Fantasy Football Week 12 Workload Watch

Matt Camp@TheMattCampFantasy Football Lead WriterNovember 23, 2017

Fantasy Football Week 12 Workload Watch

0 of 8

    Change is happening in Denver.
    Change is happening in Denver.Matthew Stockman/Getty Images

    Even after 11 weeks, some NFL backfields remain fluid situations. 

    Of course, that tends to happen when you don't have a top talent. Kenyan Drake looked like the safer option in the Miami Dolphins backfield, but he barely did anything in Week 11 against the Tampa Bay Buccaneers. Damien Williams had more carries and a more productive game. It's an annoying split on a bad team. That's a recipe for disaster.

    The three-headed backfield in Denver might be down to two. Devontae Booker has seen his role increase with positive results, while Jamaal Charles is fading away after just barely hanging on for most of the season. The Broncos might not be a good team, but if they decide to feature Booker, he could be a valuable fantasy asset down the stretch.

    A good team, like the Minnesota Vikings, has it figured out this late in the season. The Vikes continue to use both Latavius Murray and Jerick McKinnon with lots of success. While that might lower the ceilings for Murray and McKinnon, it also raises their floors. 

    To learn more about what's going on in the backfields for the Kansas City Chiefs, Philadelphia Eagles and Baltimore Ravens, check out the Week 12 B.S. Meter. This Workload Watch covers eight other RB situations that have the most fantasy implications.

Atlanta Falcons

1 of 8

    Tevin Coleman was predictably busy without Devonta Freeman.
    Tevin Coleman was predictably busy without Devonta Freeman.Grant Halverson/Getty Images

    Week 11 Workload Distribution

    • Tevin Coleman: 67.7% snaps, 20 carries, 43 yards, 1 TD, 2 targets, 1 reception, 15 yards, 0 TD
    • Terron Ward: 29% snaps, 6 carries, 31 yards, 0 TD, 1 target, 1 reception, 11 yards, 0 TD
    • Devonta Freeman: inactive

    Freeman wasn't cleared from his concussion for Week 11, so Coleman predictably saw a heavy workload against the Seattle Seahawks. However, he needed a touchdown to make up for what was an otherwise disappointing outing.

    Surprisingly, neither Coleman nor Ward played much of a role in the passing game, but that's been a problem for fantasy all season in this backfield. Freeman and Coleman have a combined 37 receptions for 355 yards and two touchdowns on 51 targets. 

    According to Vaughn McClure of ESPN.com, head coach Dan Quinn said Freeman is still in the concussion protocol and added, "Hopefully, we'll get another shift in it this week."

    Of course, you can never assume a timeline with concussions, so you should treat Coleman as the lead back until further notice.

    Freeman was the No. 14 points-per-reception (PPR) running back over the first nine weeks of the season before suffering his concussion in Week 10. Coleman was the No. 23 PPR running back over that span, so while it hasn't been as dominant as last year, this backfield can churn out strong fantasy production.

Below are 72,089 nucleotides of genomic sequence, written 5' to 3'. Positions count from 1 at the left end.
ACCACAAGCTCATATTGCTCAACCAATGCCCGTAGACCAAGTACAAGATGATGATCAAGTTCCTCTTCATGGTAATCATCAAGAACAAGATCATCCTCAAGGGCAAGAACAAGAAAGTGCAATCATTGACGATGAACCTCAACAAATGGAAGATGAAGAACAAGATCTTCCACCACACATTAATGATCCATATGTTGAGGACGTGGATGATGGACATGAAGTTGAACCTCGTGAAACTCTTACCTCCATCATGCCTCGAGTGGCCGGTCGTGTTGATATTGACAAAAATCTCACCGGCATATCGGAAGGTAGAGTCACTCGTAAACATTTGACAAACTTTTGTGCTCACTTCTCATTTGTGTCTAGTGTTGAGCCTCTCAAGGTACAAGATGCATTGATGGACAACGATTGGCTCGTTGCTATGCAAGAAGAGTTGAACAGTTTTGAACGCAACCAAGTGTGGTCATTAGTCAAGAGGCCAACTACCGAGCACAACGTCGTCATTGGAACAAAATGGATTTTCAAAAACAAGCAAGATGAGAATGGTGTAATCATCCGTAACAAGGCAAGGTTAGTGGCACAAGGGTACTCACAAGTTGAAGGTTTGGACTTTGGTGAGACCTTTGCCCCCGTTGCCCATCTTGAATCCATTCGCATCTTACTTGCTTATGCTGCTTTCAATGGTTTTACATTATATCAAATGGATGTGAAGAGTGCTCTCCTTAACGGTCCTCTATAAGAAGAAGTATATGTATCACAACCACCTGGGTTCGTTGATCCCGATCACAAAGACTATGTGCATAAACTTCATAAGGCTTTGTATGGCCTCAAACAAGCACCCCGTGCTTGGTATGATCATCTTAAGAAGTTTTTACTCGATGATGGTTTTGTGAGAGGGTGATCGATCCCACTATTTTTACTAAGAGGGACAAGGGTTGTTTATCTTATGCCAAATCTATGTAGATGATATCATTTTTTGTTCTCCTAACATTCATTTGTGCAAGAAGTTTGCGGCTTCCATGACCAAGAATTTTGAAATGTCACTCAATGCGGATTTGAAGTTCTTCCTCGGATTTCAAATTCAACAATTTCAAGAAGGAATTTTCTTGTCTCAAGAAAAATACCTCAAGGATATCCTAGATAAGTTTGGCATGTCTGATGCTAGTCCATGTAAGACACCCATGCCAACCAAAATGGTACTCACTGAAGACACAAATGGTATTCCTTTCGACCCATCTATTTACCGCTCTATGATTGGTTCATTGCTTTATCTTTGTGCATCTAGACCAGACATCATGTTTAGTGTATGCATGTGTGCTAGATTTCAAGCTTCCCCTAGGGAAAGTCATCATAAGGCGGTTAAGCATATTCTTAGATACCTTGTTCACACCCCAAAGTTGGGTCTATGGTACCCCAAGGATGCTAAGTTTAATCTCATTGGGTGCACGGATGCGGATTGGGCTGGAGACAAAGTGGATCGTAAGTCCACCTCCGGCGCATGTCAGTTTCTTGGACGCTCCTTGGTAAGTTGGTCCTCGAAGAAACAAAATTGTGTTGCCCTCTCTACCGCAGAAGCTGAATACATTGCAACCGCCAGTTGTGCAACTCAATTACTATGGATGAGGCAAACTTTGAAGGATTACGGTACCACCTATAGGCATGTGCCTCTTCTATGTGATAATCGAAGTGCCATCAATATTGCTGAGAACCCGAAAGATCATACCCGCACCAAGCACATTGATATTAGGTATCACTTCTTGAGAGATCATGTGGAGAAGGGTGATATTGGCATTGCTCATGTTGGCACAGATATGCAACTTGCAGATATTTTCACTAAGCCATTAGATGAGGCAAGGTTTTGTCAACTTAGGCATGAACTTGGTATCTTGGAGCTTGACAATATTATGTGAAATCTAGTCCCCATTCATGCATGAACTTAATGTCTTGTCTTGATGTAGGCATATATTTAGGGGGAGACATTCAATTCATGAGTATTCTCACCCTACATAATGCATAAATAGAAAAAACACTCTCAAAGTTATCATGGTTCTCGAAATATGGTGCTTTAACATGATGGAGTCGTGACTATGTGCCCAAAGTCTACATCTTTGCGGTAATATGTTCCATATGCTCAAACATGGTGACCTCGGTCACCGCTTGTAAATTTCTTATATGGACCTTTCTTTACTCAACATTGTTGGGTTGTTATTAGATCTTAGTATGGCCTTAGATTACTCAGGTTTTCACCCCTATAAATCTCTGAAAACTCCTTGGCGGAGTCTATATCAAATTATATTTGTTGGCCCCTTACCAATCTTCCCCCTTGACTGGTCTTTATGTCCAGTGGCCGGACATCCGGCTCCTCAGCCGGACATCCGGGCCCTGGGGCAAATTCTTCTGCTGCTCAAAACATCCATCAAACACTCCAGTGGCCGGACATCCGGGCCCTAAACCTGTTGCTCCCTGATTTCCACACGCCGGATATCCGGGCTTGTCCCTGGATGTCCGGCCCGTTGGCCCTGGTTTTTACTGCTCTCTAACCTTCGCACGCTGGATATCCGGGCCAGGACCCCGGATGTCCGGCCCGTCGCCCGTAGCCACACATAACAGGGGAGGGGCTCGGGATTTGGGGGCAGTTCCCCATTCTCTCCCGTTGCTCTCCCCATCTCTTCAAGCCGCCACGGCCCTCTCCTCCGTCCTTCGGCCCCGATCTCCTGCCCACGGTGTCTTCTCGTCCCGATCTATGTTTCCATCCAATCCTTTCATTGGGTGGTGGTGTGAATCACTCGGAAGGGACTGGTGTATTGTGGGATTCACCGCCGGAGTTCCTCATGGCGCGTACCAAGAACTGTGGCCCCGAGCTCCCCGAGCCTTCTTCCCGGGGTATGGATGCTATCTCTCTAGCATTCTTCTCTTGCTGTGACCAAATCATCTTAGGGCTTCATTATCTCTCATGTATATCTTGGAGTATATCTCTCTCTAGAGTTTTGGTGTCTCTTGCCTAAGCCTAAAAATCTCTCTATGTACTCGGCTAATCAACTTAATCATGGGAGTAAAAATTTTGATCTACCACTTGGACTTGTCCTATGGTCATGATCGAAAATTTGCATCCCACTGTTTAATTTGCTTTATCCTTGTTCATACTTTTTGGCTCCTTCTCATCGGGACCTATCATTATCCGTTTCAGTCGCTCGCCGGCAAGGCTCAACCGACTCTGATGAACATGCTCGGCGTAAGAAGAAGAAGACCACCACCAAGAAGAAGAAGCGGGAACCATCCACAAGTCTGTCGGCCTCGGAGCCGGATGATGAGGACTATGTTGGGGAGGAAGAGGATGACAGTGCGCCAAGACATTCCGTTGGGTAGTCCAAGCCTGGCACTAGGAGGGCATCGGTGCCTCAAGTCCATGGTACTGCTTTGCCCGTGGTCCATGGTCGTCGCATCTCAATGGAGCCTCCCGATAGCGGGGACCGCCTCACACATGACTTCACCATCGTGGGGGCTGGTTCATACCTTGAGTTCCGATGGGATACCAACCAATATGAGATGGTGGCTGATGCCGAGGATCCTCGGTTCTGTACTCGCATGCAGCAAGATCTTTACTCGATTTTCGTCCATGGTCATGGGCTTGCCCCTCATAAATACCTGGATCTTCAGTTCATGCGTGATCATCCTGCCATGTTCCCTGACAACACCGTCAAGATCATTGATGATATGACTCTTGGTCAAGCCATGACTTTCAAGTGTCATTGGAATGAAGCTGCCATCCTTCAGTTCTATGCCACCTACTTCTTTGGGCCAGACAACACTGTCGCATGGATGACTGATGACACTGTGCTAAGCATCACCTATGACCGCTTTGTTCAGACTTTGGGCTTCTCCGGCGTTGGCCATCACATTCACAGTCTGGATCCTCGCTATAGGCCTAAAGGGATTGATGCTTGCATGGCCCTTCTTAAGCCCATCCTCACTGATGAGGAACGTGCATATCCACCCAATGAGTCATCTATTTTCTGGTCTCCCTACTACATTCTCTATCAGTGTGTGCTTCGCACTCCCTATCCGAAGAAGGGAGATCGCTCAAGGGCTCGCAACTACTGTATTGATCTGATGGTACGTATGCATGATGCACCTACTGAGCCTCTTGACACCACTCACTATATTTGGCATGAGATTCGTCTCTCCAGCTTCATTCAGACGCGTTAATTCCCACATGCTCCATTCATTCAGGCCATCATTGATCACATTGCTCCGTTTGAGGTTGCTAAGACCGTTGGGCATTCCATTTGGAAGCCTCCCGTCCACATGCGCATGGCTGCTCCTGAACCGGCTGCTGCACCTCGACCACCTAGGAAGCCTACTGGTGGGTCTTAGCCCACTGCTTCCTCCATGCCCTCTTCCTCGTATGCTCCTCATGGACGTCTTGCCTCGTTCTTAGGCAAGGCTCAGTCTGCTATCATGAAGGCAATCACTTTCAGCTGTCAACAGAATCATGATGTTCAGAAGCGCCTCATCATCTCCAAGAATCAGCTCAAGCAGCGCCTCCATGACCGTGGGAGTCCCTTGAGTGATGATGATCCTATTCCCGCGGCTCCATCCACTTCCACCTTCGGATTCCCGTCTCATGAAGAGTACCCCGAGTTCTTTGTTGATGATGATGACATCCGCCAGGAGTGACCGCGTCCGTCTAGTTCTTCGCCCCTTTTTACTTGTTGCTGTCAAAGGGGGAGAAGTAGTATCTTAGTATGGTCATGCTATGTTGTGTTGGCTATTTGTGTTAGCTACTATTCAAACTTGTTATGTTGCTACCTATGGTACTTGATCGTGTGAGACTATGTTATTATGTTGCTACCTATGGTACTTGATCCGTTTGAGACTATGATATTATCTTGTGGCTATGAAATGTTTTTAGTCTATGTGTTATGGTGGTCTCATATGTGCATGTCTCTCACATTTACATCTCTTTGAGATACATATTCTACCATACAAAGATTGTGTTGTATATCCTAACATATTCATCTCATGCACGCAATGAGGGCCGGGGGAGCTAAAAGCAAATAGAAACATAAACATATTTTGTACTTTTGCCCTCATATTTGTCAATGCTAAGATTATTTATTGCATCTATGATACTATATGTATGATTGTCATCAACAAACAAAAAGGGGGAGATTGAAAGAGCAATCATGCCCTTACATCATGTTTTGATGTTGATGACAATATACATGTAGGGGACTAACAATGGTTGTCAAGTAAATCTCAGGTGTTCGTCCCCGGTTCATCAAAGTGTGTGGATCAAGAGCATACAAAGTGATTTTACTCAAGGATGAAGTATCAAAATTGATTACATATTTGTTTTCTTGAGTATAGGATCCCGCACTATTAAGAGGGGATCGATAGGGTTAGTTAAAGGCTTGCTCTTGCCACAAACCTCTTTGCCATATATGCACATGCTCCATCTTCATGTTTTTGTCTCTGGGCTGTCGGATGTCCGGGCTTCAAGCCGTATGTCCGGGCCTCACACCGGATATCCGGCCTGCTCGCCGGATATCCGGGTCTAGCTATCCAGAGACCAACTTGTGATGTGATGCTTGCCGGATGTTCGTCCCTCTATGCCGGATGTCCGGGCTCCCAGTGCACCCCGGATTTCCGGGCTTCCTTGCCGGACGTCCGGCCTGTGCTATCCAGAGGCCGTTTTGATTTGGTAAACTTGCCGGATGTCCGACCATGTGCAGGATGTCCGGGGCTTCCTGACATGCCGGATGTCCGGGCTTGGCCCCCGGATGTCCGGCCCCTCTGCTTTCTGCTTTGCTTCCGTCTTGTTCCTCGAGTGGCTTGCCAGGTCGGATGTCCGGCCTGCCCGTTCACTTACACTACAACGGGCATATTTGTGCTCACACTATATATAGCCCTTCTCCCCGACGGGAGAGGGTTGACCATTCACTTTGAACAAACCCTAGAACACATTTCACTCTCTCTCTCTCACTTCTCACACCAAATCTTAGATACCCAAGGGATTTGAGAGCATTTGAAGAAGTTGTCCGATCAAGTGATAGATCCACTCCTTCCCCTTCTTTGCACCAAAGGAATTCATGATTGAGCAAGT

If Ward remains in a backup/change-of-pace role and Freeman is out, Coleman should be a good play in a favorable matchup with the Buccaneers on Sunday at Mercedes-Benz Stadium.    

Chicago Bears

2 of 8

    Without Jordan Howard, the Bears wouldn't have an offense.
    Without Jordan Howard, the Bears wouldn't have an offense.Joe Robbins/Getty Images

    Week 11 Workload Distribution

    • Jordan Howard: 49.2% snaps, 15 carries, 125 yards, 1 TD, 0 targets
    • Tarik Cohen: 49.2% snaps, 9 carries, 44 yards, 1 TD, 6 targets, 4 receptions, 15 yards, 0 TD
    • Benny Cunningham: 27.0% snaps, 0 carries, 2 targets, 1 reception, 18 yards, 0 TD

    Even though Howard's snap count dipped below 50 percent for the second straight week, he bounced back from an underwhelming performance against the Green Bay Packers to have arguably his best game of the season against the Detroit Lions.

    Howard's margin of error has been small for most of the season because he's needed volume to produce. That's because he doesn't get a lot of scoring opportunities in a weak offense and has a minimal role in the passing game (14 receptions on 21 targets).

    Howard notched his fourth 100-yard rushing performance of the season, which was more impressive since it was the first time he didn't need at least 23 carries to hit the century mark. Week 11 marked only the fourth time he failed to register more than 15 carries. 

    Cohen hasn't had any real fantasy value since the first month of the season, and he was outsnapped by Cunningham in Week 10 because of some issues in pass protection. Just when it appeared Cohen was completely off the fantasy radar, he drew even with Howard in snaps, scored his second rushing touchdown of the season and had his busiest game as a receiver since Week 4.

    Because Cohen has been quiet for so long, it's hard to get excited about one decent game, especially this late in the season. He'll need to do more to re-establish legitimate fantasy value.

Cleveland Browns

3 of 8

    Duke Johnson came through with a touchdown in Week 11.
    Duke Johnson came through with a touchdown in Week 11.Ron Schwane/Associated Press

    Week 11 Workload Distribution

    • Isaiah Crowell: 43.6% snaps, 11 carries, 18 yards, 0 TD, 0 targets
    • Duke Johnson: 49.1% snaps, 2 carries, 10 yards, 0 TD, 6 targets, 4 receptions, 56 yards, 1 TD